The October Project, Day 11: White Noise (2005)

Horror’s a difficult genre to deal with properly, in terms of sifting through the stuff to separate wheat from chaff and dross from gold. Of course, one of the more difficult things is dealing with the complete and total (absence of) shock that is the non-binary nature of this process. There are few (if any) critics or even trends (ie, Metacritic, Rotten Tomatoes, etc) that are meaningful to a horror fan, because too much of the score is affected by people who simply cannot accept some parts of the genre. As a result, short of a unanimously positive score, or very high-leaning one (even then, there are issues with trusting such a thing), it’s impossible to know what drove ratings downward. This means that sometimes I take gambles, despite reputations, and pick things up that are largely panned. White Noise (with an 8% at RT, 5.5 on IMDb, and 30 on Metacritic) is obviously an example of that.

Jonathan Rivers (Michael Keaton) is a re-married father to his son Mike (Nicholas Elia), and lives rather comfortably on his income from an architecture firm with his new wife Anna (Chandra West), a best-selling writer. When Anna disappears, Jon understandably begins to fall to pieces. The socially clumsy appearance of Raymond Price (Ian McNeice) involves stated confirmation of his wife’s death, but he dismisses Price, who claims to have received posthumous contact. When Anna’s body is found, an unexpected moment leads Rivers back to Price as he begins to explore the investigations of electronic voice phenomena (EVP).

There are a fair number of striking things about this movie–mostly on the technical end. Geoffrey Sax and everyone involved in sound and visual deserves credit that the amalgamated scores most definitely don’t indicate. There’s a fascination with technology–whether relevant to the processes of exploring EVP or simply in general. Close-ups of traffic lights, or, particularly, the mechanisms in analogue, tape-based recording, are held in sharp focus at various moments. The palette is largely matched to the one implied through the thematic content–very monochrome, very sterile in some ways. Not Kubrick-sterile, but clean and white through much of it, fittingly, for a film that is often about grief and grieving, in its fashion.

Sound is mixed in unusual fashion–drawing attention without distracting. Dialogue is not always perfectly audible, when the scene is already conveyed cleanly by Keaton and the rest of the cast, as well as the events and setting around them. The score, by Claude Foisy, is the antithesis of the last one I heard, hitting all the right notes (ahem) to help to describe scenes when words are unspoken or unheard. The EVP itself is mixed well enough that it doesn’t become unnaturally clear, with some recitation from the in-movie listeners where it makes sense, just in case it’s not even naturally clear at points.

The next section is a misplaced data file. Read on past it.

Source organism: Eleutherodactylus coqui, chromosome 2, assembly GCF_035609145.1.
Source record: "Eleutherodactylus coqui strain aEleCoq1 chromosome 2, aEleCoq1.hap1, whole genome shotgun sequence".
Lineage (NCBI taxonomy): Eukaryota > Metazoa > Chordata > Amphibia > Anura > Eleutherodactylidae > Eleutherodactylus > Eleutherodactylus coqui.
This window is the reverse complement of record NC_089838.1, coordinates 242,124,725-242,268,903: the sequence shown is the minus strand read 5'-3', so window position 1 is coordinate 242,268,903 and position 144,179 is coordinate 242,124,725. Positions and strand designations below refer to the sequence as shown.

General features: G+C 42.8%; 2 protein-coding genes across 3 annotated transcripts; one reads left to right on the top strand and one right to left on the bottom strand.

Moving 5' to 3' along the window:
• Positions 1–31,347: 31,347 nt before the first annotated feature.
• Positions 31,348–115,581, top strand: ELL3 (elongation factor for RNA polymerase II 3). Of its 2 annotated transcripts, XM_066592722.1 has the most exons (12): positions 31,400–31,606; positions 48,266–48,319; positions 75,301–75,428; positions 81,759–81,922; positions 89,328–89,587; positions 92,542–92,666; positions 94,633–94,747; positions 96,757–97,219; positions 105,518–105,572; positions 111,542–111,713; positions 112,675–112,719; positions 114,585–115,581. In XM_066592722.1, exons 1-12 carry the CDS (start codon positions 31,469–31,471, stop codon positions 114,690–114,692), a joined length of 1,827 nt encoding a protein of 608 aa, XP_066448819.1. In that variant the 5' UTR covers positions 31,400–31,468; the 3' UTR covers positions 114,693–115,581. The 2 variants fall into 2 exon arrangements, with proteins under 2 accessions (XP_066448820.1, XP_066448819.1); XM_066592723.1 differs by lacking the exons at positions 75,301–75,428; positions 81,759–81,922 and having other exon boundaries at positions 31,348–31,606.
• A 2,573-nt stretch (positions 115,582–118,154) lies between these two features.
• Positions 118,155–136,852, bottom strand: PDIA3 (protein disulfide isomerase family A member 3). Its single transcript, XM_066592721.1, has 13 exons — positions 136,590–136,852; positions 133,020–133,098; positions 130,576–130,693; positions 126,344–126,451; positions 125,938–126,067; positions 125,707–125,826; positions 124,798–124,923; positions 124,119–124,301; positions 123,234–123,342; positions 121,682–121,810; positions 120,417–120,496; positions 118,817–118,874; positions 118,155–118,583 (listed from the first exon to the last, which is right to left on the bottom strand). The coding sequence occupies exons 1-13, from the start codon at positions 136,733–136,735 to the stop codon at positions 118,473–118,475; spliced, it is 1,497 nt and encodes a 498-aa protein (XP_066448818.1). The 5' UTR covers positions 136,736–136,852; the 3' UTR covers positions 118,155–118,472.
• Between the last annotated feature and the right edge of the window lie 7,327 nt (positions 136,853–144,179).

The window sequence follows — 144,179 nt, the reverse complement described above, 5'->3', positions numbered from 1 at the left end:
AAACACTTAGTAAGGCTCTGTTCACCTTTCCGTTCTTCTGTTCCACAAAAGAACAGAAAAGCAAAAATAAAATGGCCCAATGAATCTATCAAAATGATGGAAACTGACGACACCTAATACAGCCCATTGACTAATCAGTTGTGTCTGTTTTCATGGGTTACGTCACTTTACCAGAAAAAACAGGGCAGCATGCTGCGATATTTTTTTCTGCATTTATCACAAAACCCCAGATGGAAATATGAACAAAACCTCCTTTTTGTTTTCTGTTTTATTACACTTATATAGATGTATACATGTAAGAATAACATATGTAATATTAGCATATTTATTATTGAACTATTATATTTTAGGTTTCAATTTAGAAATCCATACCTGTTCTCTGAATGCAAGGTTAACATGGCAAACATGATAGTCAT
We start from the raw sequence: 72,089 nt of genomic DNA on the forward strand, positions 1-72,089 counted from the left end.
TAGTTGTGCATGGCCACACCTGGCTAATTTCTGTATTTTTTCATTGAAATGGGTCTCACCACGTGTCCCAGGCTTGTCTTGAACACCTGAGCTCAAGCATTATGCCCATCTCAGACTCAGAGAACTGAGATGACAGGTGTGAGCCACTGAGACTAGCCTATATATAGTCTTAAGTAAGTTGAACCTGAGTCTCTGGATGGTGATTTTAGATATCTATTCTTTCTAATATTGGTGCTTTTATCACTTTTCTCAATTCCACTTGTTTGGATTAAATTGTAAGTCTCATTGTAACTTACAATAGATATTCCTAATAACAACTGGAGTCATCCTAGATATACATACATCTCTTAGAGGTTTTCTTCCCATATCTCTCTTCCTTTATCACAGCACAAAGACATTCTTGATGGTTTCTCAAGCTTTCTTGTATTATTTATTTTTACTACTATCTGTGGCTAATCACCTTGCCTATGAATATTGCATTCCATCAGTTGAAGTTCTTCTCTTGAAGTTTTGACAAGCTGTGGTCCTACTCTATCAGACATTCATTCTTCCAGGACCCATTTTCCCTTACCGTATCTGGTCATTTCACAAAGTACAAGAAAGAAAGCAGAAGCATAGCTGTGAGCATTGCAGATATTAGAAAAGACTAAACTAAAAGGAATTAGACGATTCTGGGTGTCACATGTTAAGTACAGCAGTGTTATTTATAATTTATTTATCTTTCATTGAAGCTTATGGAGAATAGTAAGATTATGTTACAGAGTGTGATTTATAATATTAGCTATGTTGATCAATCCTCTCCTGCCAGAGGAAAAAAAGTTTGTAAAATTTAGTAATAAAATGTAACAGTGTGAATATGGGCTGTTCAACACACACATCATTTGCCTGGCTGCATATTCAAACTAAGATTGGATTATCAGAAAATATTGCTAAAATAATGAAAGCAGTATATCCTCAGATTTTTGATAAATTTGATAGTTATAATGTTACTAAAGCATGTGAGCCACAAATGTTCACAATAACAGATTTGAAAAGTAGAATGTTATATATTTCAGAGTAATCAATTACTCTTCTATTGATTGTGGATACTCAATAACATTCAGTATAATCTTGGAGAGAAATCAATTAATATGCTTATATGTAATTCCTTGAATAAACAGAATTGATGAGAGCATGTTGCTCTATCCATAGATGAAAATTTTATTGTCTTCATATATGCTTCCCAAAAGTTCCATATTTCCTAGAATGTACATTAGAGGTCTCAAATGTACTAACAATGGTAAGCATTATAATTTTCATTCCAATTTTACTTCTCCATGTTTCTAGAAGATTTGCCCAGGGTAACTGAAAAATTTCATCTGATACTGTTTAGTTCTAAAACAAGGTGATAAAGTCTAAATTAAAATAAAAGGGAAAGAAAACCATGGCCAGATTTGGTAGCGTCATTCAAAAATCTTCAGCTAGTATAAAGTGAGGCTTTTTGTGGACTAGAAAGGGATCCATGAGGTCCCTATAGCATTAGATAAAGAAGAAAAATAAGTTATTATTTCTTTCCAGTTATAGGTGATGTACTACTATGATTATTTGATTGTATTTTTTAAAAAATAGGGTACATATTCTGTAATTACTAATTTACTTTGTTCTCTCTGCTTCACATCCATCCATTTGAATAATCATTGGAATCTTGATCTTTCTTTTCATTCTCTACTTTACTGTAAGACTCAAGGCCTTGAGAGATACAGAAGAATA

Niall Johnson’s story, too, makes interesting choices: the first good bit has nothing to do with the supernatural, and has everything to do with setting up the Rivers’ life, and Jonathan’s grief over Anna’s disappearance and eventually confirmed death. Price is jittery and clumsy about his attempts to assist via a means that Rivers finds absurd and ridiculous. When it begins to shift, it doesn’t turn into a simplistic ghost story, or a crusade against evil, or an attempt to “save” Anna’s soul or anything like that, and doesn’t lose sight of its creepier elements.

If there’s one thing that did really bother me, it was just leaning on EVP as anything real, though that comes down to something too personal to be meaningful as a film-making choice. For plenty of people, that will make things much scarier, more disturbing. When I was younger, I imagine it would have done the same to me.

In the end, this is definitely one where I am pretty well lost on what is so loathed about this one–certainly it’s not ground-breaking, or the seed of things to come or anything that was unfairly denied reward or award (beyond the financial, which it got). It was, so far as I can see, strangely maligned, as if it were expected to be something other than what it was. Which, in my experience, is one of the most common criticisms of horror movies, to my ever-lasting confusion. You don’t need to run out and see this one, but I don’t think doing so would be near so awful as you may have been led to believe.

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